Acta Stereologica Acta Stereologica -  Volume 2 (1983)  Number 1 - Apr. 1983 

Changes in jejunal arteries in spontaneously hypertensive and normotensive rats following neonatal treatment with capsaicin

Thomas Murray Scott
Faculty of Medicine, Memorial University of Newfoundland, St. John's, Newfoundland, Canada
Stephen Ching-Ng Pang
Faculty of Medicine, Memorial University of Newfoundland, St. John's, Newfoundland, Canada

Abstract

The relationship between blood pressure and jejunal artery morphology was examined in spontaneously hypertensive rats (SHR) rendered normotensive with capsaicin treatment. At two days after birth SHR and normotensive rats were treated with a subcutaneous injection of capsaicin, a substance P-releasing undecapeptide.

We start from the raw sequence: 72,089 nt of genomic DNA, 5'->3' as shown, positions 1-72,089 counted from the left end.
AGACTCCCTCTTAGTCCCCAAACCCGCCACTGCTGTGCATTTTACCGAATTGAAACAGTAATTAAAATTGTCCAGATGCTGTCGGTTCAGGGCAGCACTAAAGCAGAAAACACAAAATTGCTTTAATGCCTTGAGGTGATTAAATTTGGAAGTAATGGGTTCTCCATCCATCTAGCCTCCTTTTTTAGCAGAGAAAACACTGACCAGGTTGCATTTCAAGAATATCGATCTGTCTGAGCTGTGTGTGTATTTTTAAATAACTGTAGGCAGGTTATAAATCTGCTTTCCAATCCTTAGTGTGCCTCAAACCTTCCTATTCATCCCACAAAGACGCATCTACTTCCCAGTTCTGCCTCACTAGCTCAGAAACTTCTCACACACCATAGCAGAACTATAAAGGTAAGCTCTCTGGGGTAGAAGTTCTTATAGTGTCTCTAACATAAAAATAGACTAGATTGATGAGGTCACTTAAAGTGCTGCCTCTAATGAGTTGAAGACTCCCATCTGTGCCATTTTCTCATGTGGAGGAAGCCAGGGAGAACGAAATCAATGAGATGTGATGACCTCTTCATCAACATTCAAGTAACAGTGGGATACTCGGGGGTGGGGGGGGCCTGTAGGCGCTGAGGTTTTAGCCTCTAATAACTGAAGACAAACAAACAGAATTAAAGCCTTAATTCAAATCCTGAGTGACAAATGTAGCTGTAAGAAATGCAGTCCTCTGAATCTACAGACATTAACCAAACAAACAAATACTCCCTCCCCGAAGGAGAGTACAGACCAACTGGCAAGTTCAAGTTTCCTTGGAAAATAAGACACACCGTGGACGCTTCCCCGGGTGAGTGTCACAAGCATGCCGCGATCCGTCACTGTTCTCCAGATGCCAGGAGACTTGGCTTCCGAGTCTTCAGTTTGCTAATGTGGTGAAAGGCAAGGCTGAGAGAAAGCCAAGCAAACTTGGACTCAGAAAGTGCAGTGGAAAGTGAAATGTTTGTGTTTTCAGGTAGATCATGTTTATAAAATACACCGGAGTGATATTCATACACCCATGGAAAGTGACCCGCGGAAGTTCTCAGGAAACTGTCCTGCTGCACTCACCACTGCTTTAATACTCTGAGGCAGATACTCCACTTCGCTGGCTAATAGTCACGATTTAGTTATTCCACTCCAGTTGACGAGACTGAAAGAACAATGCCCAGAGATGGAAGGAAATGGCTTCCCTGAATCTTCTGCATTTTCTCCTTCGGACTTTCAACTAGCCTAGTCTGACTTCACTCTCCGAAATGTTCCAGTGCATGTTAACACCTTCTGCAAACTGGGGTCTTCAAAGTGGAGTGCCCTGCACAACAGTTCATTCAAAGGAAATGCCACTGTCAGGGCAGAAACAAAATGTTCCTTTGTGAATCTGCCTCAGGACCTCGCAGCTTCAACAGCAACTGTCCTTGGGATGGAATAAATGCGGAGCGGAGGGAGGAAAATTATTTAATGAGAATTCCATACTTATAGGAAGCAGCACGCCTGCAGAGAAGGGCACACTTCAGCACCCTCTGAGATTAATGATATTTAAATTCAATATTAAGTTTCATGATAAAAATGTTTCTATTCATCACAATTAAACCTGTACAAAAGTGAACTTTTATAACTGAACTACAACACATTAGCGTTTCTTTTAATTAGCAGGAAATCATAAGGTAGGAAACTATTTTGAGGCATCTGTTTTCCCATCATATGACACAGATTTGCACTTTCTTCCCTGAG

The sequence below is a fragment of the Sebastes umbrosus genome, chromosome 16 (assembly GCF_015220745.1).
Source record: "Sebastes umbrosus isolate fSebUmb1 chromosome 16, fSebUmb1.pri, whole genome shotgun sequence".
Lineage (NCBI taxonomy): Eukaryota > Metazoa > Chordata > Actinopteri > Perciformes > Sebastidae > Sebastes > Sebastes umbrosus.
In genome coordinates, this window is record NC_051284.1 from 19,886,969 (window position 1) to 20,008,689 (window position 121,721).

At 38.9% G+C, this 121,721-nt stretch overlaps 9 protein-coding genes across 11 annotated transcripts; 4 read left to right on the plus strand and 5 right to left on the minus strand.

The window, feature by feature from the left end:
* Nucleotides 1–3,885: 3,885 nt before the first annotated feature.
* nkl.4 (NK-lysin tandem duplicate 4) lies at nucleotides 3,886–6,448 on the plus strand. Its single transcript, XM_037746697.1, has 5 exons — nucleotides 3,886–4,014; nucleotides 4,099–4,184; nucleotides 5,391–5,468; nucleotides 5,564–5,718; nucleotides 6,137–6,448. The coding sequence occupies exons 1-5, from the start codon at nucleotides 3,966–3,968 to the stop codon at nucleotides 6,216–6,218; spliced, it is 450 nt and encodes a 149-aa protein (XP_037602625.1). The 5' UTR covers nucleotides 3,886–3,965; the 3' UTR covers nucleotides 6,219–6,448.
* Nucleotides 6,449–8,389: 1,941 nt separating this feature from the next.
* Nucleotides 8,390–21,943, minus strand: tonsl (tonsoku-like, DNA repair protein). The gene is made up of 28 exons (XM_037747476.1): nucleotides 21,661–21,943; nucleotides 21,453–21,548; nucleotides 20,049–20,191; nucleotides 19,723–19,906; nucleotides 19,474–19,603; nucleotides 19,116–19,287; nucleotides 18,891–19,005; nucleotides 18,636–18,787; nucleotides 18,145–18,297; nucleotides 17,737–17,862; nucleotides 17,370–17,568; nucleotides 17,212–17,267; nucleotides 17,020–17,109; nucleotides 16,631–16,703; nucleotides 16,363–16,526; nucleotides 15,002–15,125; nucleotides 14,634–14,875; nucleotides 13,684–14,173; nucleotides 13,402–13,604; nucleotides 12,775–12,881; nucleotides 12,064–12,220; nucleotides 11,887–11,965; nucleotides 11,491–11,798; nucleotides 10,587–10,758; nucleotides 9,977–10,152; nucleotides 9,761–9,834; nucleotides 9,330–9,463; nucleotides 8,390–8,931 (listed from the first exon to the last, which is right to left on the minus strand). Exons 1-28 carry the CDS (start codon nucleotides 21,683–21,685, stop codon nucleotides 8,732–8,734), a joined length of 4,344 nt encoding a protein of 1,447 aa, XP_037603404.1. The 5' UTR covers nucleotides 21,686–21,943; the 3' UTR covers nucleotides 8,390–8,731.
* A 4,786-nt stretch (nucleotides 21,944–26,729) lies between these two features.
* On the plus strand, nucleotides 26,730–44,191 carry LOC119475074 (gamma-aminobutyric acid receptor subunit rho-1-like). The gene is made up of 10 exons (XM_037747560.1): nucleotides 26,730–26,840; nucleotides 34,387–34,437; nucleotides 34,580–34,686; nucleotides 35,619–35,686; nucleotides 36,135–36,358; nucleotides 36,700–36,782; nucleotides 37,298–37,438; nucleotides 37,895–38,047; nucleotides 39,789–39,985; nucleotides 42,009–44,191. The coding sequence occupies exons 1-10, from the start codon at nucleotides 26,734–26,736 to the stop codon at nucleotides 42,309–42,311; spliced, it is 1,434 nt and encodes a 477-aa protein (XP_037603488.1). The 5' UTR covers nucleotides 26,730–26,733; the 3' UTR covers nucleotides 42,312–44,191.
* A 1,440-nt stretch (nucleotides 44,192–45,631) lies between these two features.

At 4 and 12 weeks after treatment the animals were anesthetised and their blood pressures recorded through a femoral cannula. The animals were then sacrificed, and jejunal vessels removed and processed for electron microscopy. It was found that although the blood pressure of the SHR had been controlled by the capsaicin treatment at normotensive levels, wall thickening was present, similar to that seen in uncontrolled hypertensive rats. It was concluded that the morphology of the jejunal artery appears to be related to strain-linked factors other than blood pressure.

To cite this article

Thomas Murray Scott & Stephen Ching-Ng Pang, «Changes in jejunal arteries in spontaneously hypertensive and normotensive rats following neonatal treatment with capsaicin», Acta Stereologica [En ligne], Volume 2 (1983), Number 1 - Apr. 1983, 127-133 URL : https://popups.ulg.ac.be/0351-580x/index.php?id=4117.